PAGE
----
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, 131 (1), 44-50

Three-dimensional Cone-Beam Computed Tomography for Assessment of Mandibular Changes After Orthognathic Surgery

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Three-dimensional Cone-Beam Computed Tomography for Assessment of Mandibular Changes After Orthognathic Surgery

Lucia H S Cevidanes et al. Am J Orthod Dentofacial Orthop.

Abstract

Introduction: The purpose of this study was to assess alterations in the 3-dimensional (3D) position of the mandibular rami and condyles in patients receiving either maxillary advancement and mandibular setback or maxillary surgery only.

Methods: High-resolution cone-beam computed tomography scans were taken of 21 patients before and after orthognathic surgery. Ten patients with various malocclusions underwent maxillary surgery only, and 11 Class III patients received maxillary advancement and mandibular setback. Presurgery and postsurgery 3D models were registered on the surface of the cranial base. A new tool was used for graphical overlay and 3D display with color maps to visually assess the locations and to quantify positional changes in the posterior border of the mandibular rami and condyles between superimposed models.

Results: The average displacements in condylar position were small--0.77 mm (SD, 0.12 mm) and 0.70 mm (SD, 0.08 mm)--for 2-jaw and 1-jaw surgeries, respectively (not significant, P >.05). All 2-jaw surgery patients had backward rotational displacements of the mandibular rami (mean, 1.98 mm; SD, 1.03 mm), with a maximum surface distance change of > or =2 mm in 8 of 11 subjects. For the 1-jaw surgery, all subjects had small backward rotational displacements of the mandibular rami (mean, 0.78 mm; SD, 0.25 mm), with only 1 subject having a maximum surface distance change > or =2 mm. The difference in mean backward rotational displacement was statistically significant (P <.01).

Conclusions: The visualization of 3D model superimposition clearly identified the location, magnitude, and direction of mandibular displacement. The 3D imaging allowed quantification of vertical, transverse, and anteroposterior ramus displacement that accompanied mandibular, but not maxillary only, surgery.

Figures

Fig 1
Fig 1
Superimposition of presurgery and postsurgery models of patient treated with maxillary advancement and mandibular setback. A, Right view; B, frontal view; C, left view. Surface of cranial base was used for registration performed with MIRIT. Cranial base color map is green (0 mm surface distance), showing adequate match of before and after models for cranial base structures.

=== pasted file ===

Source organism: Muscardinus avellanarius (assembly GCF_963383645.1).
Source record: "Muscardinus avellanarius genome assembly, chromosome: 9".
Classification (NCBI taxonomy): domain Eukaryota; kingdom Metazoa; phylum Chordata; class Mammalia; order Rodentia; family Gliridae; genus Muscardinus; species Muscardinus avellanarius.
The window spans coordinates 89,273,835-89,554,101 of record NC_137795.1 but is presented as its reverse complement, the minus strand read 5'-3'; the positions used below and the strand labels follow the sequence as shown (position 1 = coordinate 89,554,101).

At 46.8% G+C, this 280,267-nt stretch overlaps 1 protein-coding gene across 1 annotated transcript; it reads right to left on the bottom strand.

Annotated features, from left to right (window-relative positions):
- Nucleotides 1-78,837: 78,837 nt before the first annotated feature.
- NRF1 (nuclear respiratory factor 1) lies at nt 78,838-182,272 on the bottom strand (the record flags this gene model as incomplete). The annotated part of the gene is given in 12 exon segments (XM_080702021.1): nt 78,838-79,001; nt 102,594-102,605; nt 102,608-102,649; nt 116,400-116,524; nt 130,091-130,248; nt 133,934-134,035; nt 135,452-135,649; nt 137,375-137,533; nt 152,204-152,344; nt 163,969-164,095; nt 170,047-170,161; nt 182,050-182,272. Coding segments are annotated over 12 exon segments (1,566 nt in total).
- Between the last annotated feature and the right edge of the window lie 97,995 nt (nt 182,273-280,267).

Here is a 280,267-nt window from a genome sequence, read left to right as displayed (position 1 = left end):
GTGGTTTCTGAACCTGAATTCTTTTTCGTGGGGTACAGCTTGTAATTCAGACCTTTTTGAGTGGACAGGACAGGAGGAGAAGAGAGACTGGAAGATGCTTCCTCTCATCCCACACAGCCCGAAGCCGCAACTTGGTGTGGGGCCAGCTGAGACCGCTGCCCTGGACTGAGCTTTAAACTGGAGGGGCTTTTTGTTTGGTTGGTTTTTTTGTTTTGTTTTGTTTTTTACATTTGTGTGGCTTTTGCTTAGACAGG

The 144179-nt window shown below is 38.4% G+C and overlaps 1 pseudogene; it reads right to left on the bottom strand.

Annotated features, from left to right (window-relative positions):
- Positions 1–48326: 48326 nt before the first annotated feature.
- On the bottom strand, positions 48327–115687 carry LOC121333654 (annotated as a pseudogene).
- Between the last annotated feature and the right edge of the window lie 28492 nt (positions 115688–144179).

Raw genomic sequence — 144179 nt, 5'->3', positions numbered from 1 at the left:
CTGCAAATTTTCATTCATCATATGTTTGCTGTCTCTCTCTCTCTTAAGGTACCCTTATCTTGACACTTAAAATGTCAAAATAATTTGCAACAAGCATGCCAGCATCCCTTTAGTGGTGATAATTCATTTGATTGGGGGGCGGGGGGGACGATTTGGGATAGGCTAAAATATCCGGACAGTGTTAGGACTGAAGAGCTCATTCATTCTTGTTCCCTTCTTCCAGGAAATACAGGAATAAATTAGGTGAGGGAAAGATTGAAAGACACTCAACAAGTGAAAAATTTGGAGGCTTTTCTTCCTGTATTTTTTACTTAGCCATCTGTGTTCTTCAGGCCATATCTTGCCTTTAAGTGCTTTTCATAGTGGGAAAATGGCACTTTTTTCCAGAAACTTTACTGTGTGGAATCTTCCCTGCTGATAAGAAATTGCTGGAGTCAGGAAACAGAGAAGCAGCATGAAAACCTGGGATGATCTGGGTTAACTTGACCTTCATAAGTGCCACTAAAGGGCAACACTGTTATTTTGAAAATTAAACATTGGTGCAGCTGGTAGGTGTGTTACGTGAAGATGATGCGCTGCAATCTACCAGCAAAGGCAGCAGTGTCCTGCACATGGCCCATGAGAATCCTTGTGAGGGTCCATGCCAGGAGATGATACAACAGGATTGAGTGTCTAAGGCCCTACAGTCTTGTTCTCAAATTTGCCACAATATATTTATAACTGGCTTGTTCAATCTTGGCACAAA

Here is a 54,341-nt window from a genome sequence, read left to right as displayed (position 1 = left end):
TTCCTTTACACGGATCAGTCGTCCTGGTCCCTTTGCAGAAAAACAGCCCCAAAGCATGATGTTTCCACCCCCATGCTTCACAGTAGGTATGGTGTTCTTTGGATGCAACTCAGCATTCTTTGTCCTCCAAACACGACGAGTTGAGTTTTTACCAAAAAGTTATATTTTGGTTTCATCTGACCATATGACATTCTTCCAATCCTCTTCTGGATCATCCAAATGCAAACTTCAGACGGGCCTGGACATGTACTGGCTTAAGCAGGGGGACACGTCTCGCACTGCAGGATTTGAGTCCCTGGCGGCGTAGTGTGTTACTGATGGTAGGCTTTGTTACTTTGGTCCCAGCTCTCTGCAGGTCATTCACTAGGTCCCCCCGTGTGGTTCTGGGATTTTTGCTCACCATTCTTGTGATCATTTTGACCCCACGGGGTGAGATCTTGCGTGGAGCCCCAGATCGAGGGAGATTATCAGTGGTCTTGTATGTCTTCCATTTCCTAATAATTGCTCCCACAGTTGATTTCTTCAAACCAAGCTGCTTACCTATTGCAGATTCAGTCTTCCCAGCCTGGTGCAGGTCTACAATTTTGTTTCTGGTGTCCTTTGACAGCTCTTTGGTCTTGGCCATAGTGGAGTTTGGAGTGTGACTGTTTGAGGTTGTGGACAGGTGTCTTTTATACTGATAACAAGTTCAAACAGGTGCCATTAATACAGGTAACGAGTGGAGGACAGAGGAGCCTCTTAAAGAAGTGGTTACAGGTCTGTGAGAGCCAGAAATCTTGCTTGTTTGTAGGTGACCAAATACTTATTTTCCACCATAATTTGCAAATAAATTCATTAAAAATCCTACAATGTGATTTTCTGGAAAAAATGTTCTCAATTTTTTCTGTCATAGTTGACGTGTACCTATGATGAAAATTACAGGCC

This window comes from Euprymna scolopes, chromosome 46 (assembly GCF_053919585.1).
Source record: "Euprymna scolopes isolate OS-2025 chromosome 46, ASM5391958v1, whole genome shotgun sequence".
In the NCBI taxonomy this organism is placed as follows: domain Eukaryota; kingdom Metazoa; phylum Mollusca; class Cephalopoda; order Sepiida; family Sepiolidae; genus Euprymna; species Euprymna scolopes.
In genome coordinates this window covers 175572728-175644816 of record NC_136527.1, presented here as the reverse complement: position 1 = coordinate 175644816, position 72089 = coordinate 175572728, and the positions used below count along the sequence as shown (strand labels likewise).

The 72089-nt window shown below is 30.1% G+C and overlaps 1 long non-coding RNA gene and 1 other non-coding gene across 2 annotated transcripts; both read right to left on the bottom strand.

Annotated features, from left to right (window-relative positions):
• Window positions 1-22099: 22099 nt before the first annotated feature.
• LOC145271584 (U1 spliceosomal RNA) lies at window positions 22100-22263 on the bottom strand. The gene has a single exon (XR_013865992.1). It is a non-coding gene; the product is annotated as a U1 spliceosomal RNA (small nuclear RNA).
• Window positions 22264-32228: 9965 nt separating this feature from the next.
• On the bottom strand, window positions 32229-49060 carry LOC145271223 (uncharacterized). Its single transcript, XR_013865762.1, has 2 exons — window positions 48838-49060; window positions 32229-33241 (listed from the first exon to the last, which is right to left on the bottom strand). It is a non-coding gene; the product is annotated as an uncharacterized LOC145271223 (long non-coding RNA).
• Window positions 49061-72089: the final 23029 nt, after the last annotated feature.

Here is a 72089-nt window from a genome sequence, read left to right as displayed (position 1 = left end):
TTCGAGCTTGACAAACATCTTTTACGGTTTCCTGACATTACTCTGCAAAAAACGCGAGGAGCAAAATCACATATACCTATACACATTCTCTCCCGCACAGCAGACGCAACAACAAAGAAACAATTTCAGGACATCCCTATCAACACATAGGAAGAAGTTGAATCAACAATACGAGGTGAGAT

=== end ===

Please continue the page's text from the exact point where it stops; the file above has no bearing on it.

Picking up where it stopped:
Fig 2
Fig 2
Lateral views of 3D models of patient. A, 3D model constructed from CBCT image acquired 1-2 weeks before surgery. B, 3D model labeled green constructed from CBCT scan 1 week postsurgery. Other anatomic structures are masked for better visualization of changes in mandibular ramus and condyle. C, A and B are combined after superimposition to identify regions of interest in mandibular rami: condyles (red) and posterior border (green).
Fig 3
Fig 3
Average surface distances at condyles for each patient.
Fig 4
Fig 4
Eleven patients were treated with maxillary advancement and mandibular setback surgery. Note variability in rotation of rami after bilateral sagittal split osteotomy, with smaller displacement at condyle levels, but surfaces of displacement ≥2 mm along lateral surface and posterior border of rami for 8 of 11 patients.
Fig 5
Fig 5
Ten subjects were treated with maxillary advancement only. Only 1 subject had maximum surface distance change ≥2 mm (red along posterior border of rami). For all other patients, mandibular surface displacements were minimal.
Fig 6
Fig 6
Average surface distances at posterior border of ramus for each patient.
Fig 7
Fig 7
Overall average surface distances at mandibular rami.

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